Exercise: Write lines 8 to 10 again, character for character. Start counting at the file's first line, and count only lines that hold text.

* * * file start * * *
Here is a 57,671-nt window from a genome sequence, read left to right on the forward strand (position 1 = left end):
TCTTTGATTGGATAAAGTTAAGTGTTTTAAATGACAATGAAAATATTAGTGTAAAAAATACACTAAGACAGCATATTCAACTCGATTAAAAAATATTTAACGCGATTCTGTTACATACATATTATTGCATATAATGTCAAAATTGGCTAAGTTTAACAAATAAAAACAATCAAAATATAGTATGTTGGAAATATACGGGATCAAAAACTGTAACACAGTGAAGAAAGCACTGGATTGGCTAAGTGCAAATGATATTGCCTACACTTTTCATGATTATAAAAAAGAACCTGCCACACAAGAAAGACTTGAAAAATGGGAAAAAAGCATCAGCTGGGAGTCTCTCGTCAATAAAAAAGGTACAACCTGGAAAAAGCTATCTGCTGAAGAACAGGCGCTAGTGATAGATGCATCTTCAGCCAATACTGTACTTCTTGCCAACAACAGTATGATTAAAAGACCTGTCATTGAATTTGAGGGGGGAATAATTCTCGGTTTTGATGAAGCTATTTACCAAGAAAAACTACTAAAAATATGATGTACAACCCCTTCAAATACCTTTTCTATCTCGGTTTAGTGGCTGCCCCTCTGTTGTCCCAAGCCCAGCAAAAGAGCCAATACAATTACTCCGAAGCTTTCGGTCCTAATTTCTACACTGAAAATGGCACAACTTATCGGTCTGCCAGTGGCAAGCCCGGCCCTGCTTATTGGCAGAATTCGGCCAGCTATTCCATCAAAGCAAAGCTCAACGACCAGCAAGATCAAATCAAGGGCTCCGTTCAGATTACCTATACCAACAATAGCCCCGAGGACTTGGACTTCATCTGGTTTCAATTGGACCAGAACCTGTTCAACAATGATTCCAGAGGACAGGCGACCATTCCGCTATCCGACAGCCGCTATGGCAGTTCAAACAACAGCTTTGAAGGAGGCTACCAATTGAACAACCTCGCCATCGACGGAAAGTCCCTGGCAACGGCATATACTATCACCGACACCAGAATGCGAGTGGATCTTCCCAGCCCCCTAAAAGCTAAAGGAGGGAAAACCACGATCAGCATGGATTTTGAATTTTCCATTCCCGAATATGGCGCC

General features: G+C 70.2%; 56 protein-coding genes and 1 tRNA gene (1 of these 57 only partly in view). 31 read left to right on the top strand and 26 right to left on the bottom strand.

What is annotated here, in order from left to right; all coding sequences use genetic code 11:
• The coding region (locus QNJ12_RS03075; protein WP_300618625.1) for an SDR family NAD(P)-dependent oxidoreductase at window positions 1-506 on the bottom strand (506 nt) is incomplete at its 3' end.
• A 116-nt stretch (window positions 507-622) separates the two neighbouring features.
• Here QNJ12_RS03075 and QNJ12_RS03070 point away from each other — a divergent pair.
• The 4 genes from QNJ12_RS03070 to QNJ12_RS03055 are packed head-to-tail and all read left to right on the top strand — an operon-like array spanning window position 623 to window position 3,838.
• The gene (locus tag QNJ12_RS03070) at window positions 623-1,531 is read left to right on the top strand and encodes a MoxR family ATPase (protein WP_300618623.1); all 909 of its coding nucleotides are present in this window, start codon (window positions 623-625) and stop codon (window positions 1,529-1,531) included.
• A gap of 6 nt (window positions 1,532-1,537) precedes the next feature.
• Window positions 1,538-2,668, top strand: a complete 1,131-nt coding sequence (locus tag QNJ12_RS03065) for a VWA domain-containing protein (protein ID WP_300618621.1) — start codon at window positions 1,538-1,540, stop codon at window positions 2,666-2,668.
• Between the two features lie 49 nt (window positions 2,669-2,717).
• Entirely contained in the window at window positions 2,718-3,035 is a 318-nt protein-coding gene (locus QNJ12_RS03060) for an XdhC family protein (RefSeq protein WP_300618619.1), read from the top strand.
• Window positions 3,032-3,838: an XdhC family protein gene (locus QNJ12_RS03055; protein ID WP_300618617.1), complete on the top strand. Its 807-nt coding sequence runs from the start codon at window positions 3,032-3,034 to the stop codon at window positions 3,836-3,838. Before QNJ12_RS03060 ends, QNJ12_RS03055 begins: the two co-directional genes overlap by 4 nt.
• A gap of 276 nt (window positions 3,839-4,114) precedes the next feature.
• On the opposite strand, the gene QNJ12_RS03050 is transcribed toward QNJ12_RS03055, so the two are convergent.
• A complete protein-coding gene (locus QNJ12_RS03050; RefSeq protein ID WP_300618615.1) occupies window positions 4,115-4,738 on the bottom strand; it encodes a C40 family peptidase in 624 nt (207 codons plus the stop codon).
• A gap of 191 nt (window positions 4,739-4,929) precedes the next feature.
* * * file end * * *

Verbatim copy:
• The 4 genes from QNJ12_RS03070 to QNJ12_RS03055 are packed head-to-tail and all read left to right on the top strand — an operon-like array spanning window position 623 to window position 3,838.
• The gene (locus tag QNJ12_RS03070) at window positions 623-1,531 is read left to right on the top strand and encodes a MoxR family ATPase (protein WP_300618623.1); all 909 of its coding nucleotides are present in this window, start codon (window positions 623-625) and stop codon (window positions 1,529-1,531) included.
• A gap of 6 nt (window positions 1,532-1,537) precedes the next feature.